Last defendant sentenced in identity theft scheme involving diverted mail

The final defendant was sentenced Thursday in a mail theft scheme that involved fraudulent vacation holds and mail forwarding requests.

U.S. District Judge Troy L. Nunley sentenced Joshua Yadon, 34, of Sacramento to 2½ years in prison, according to a U.S. Attorney's Office news release.

Yadon pleaded guilty on Nov. 30, 2017, to conspiring to obtain mail by fraud in connection with the scheme.

Yadon and co-defendants Latomba Bishop, 33, and Norman Thompson, 37, used stolen personal identifying information to fraudulently obtain credit cards, checks and merchandise, according to the news release. To avoid detection, they often requested that the items be mailed to the victims' real addresses but then filed false vacation holds and change of address forms with the U.S. Postal Service to divert the items to the conspirators.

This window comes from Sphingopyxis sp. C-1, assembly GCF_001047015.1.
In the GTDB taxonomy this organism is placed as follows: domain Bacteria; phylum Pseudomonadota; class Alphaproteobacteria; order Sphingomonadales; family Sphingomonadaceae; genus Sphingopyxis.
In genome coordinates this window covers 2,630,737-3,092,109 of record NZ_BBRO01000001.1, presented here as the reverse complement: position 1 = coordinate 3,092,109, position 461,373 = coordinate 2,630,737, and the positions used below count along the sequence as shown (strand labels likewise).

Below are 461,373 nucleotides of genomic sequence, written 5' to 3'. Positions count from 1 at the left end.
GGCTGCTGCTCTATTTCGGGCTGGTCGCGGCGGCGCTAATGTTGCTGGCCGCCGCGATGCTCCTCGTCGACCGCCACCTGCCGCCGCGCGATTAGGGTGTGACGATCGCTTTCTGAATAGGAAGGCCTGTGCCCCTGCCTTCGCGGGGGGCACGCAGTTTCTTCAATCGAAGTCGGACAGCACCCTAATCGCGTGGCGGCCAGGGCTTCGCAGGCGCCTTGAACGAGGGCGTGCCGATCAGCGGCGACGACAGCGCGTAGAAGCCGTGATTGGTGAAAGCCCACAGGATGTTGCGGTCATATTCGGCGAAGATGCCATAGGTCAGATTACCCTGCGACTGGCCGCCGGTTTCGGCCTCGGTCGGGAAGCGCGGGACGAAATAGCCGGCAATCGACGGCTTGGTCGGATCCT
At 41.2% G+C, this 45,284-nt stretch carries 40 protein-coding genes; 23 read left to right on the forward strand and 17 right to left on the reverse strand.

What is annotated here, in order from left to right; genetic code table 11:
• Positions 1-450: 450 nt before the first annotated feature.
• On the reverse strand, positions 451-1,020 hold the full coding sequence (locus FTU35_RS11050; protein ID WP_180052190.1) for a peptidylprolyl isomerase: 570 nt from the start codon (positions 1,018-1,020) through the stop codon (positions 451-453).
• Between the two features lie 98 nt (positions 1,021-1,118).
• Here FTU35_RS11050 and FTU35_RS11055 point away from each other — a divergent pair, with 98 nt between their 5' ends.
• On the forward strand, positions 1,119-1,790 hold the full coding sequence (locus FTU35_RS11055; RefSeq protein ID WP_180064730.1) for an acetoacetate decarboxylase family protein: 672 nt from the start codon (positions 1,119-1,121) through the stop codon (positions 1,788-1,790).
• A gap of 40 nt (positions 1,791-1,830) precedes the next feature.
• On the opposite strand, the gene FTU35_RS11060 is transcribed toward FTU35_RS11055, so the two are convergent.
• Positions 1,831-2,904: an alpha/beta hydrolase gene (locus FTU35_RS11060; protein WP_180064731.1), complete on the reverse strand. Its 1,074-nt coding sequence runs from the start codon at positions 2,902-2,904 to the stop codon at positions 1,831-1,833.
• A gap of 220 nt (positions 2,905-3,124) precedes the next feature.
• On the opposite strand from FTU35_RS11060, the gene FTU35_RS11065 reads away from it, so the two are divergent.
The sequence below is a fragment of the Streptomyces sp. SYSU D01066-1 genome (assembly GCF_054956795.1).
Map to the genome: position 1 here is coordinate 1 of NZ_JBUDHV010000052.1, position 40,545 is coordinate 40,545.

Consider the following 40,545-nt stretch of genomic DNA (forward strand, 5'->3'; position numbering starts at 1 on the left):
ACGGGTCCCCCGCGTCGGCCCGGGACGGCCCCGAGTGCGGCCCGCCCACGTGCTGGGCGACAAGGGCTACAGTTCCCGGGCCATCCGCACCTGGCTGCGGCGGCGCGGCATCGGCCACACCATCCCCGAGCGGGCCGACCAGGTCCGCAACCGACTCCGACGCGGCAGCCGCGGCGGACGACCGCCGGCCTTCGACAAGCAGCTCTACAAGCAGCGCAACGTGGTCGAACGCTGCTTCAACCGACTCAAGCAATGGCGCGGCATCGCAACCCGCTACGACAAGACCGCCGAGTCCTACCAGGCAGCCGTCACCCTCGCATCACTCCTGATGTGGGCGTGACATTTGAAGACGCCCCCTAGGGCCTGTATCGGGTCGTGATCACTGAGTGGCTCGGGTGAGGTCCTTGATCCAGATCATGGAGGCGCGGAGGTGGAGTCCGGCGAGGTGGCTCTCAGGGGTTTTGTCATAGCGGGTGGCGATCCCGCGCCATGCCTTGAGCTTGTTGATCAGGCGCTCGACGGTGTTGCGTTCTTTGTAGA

The defendants were captured on video using fraudulently obtained credits cards at various retail stores in the Sacramento area. On one occasion, authorities said, Yadon and Bishop purchased more than $1,000 in merchandise at a home improvement store using a credit card obtained through the scheme.

Thompson pleaded guilty to the conspiracy and was sentenced in October to three years and 10 months in prison. Bishop pleaded guilty to mail fraud and aggravated identity theft, and was sentenced in February to five years and 10 months in prison.

The case resulted from an investigation by the U.S. Postal Service with assistance from the Davis and Woodland police departments and the Sacramento County Probation Department.